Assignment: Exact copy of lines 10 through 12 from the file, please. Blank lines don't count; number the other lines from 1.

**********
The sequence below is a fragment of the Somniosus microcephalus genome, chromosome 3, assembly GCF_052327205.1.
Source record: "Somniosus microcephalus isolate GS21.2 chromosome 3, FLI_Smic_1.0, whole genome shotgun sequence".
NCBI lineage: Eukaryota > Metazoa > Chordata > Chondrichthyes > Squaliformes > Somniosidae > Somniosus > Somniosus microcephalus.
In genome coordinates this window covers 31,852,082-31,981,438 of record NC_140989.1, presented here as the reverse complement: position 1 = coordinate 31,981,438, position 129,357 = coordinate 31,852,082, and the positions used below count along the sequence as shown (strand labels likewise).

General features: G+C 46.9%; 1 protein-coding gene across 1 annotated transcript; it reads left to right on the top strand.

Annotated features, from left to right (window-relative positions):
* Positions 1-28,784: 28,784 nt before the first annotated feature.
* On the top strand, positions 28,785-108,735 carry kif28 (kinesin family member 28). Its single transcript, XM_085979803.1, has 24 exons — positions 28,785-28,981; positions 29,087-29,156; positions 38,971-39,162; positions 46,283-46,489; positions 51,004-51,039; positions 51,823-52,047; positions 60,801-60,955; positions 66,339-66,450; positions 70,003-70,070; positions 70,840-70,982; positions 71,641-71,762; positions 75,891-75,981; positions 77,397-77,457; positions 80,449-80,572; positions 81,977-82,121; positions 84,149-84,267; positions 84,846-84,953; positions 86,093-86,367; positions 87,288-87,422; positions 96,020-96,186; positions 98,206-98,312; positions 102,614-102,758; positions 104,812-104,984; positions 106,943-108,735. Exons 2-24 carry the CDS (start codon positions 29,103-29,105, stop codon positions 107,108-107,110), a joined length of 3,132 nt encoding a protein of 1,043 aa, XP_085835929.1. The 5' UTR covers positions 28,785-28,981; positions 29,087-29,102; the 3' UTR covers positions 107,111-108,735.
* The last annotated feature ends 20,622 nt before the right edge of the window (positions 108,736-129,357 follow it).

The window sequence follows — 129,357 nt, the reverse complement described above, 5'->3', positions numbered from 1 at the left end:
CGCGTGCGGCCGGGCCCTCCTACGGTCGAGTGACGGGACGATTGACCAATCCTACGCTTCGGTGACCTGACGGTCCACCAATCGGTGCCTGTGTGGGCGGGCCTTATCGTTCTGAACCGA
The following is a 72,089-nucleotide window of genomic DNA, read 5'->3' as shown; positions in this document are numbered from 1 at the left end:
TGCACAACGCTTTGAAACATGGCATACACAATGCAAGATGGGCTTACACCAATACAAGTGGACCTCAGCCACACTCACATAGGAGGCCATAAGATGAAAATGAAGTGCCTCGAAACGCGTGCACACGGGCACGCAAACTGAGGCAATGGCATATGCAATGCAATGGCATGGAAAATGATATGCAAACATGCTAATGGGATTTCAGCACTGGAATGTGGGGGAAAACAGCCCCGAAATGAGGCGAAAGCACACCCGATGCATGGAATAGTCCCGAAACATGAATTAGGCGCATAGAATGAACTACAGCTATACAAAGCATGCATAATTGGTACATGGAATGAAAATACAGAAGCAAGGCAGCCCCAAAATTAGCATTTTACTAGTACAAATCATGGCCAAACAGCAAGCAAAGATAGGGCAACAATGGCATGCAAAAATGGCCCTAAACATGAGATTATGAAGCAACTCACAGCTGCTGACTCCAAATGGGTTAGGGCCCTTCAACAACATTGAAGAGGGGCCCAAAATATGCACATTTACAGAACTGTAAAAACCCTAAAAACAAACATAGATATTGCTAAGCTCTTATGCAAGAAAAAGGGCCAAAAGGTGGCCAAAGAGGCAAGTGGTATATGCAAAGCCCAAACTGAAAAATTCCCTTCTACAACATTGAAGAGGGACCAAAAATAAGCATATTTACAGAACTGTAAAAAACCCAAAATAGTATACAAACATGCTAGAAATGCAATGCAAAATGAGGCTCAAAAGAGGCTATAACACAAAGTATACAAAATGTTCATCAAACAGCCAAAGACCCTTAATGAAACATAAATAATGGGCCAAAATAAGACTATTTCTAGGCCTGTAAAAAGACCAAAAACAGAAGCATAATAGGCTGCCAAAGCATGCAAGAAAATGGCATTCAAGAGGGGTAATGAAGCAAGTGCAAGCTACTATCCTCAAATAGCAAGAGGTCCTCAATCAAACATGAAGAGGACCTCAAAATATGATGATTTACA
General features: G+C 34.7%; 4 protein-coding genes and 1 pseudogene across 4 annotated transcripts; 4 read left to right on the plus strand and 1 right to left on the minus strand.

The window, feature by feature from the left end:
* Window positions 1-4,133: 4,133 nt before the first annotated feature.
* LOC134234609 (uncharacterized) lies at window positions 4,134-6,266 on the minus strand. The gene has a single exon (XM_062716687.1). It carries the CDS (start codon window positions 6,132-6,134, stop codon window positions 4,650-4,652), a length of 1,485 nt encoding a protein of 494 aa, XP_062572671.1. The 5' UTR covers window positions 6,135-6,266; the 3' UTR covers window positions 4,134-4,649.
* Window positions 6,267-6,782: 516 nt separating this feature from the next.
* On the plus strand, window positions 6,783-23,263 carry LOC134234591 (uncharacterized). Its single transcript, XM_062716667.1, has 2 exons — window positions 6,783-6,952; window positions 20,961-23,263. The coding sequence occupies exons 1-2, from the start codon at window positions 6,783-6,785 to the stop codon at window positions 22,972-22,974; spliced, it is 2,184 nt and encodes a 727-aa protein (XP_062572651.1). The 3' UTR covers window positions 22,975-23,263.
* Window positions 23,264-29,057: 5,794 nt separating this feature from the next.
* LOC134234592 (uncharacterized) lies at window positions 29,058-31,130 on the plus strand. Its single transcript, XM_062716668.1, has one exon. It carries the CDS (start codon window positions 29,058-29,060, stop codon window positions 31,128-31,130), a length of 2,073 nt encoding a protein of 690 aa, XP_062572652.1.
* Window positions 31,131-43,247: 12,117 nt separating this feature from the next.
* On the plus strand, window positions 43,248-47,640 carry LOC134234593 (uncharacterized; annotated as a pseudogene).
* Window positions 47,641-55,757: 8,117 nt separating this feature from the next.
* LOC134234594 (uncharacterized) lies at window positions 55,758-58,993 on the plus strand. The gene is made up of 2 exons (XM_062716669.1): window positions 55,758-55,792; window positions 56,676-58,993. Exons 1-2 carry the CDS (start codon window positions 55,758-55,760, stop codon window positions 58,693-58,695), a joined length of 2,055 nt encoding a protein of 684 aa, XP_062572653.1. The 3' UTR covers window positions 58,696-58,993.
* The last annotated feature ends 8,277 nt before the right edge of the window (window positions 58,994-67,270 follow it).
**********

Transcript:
The window sequence follows — 129,357 nt, the reverse complement described above, 5'->3', positions numbered from 1 at the left end:
CGCGTGCGGCCGGGCCCTCCTACGGTCGAGTGACGGGACGATTGACCAATCCTACGCTTCGGTGACCTGACGGTCCACCAATCGGTGCCTGTGTGGGCGGGCCTTATCGTTCTGAACCGA
The following is a 72,089-nucleotide window of genomic DNA, read 5'->3' as shown; positions in this document are numbered from 1 at the left end: